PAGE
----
36 former Thai Senators indicted by the NACC, will MPs be next?
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36 former Thai Senators indicted by the NACC, will MPs be next?


Thailand’s state anti-corruption body on Tuesday indicted 36 senators for alleged misconduct in attempting to amend the constitution to make the Senate fully elected, which a court ruled was unconstitutional last year.

The National Anti-Corruption Commission found the senators had “misused their authority in violation of the constitution” and will forward the case to the Senate, commission Secretary-General Sansern Poljiak said.

The 36 senators will be suspended from their jobs while the Senate decides whether to impeach them, although most [BP: Actually, by BP’s count it will be “all” as all 36 were Elected Senators] will be replaced by recently elected lawmakers next month.

The indicted senators were among 308 current and former lawmakers charged by the anti-graft body for voting last year for a bill that would have changed the composition of the 150-member Senate, about half of which is appointed. The commission had previously indicted the House and the Senate speakers on charges of mishandling the parliamentary meetings on the charter amendment.

The bill was passed by the ruling party-controlled Parliament but was struck down by the Constitutional Court in November.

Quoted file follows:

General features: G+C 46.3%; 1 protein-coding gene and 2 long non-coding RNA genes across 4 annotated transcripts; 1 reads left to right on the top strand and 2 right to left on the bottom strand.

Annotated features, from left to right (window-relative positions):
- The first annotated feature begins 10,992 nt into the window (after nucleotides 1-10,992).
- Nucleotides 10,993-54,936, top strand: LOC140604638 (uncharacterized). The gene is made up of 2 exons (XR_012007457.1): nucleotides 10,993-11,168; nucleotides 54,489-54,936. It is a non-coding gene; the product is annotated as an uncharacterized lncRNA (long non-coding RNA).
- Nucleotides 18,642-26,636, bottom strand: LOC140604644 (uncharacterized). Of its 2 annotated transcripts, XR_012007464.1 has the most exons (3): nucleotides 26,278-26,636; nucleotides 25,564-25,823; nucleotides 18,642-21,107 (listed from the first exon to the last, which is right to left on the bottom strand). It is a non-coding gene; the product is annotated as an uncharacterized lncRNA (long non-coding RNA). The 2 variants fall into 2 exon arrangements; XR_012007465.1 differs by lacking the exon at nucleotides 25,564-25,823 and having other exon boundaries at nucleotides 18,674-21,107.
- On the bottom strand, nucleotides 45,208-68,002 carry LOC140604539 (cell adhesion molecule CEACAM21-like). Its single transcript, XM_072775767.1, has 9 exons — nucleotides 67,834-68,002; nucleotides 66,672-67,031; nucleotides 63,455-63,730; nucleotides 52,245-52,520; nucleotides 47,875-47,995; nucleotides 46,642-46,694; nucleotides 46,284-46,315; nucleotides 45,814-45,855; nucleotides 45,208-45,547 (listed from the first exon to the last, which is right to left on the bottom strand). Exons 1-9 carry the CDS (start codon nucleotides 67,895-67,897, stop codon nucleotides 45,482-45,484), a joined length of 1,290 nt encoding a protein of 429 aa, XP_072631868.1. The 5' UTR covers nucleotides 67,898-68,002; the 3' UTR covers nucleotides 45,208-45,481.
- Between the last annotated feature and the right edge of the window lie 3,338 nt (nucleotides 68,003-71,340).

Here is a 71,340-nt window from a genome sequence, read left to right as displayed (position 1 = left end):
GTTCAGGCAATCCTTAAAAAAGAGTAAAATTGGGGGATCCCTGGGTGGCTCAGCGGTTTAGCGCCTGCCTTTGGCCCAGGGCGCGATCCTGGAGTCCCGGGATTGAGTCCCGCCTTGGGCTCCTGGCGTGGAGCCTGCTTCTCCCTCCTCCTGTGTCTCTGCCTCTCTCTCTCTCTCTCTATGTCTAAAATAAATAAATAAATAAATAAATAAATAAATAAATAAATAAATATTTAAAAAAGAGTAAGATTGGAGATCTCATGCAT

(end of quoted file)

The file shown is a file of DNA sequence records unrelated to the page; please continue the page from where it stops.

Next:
The Bangkok Post:

The National Anti-Corruption Commission (NACC) has found what it calls a prima facie case against 36 former elected senators that could wind up with them barred from politics for five years.


The NACC’s finding of a prima facie case against the ex-senators also indicates the anti-graft body might proceed with similar charges against MPs who also voted for the draft amendment to the 2007 charter.

Like the senators, the MPs reached the end of their term when Prime Minister Yingluck Shinawatra dissolved the House last Dec 9. Just as in the case of the ex-senators, the real blow for them is a potential ban from politics

Many of the MPs facing possible NACC action are believed by political analysts to be likely leaders of a Pheu Thai Party campaign when a new election is called, with many also being groomed for leadership roles.

Legal experts said Tuesday the NACC appeared to focus on Section 6 of the draft amendment to the constitution. It would have allowed senators whose terms had expired to run again for another term, without a break.

Thai Rath focuses on Section 6 as well and refers to allowing Senators whose terms has expired to contest again without taking a break and that is changing their own power and that was a conflict of interest.

BP: Aside from the absurdity of  the amendment being deemed unconstitutional on substantive grounds in the first place by the Court, the NACC decision continues the bizarre logic. In 2012, the Constitution Court advised against a complete rewrite with the setting up of Constitutional Drafting Assembly saying the amendments could be done section-by-section. Now, the National Assembly does this and Senators vote on the changes to the origin of Senators and the Court says it is a conflict of interest which poses the question, how can then change how Senators come into office when changes can be deemed a conflict of interest? Why wasn’t the constitutional amendment on the changes to the election of House of Representatives in 2011 also not considered unconstitutional?

However, if it is deemed a conflict of interest for Senators to vote on, this same logic cannot be used for MPs as they are not direct beneficiaries of the amendment. The NACC may find other grounds to find a prima facie case/indict them, but they will need new grounds…..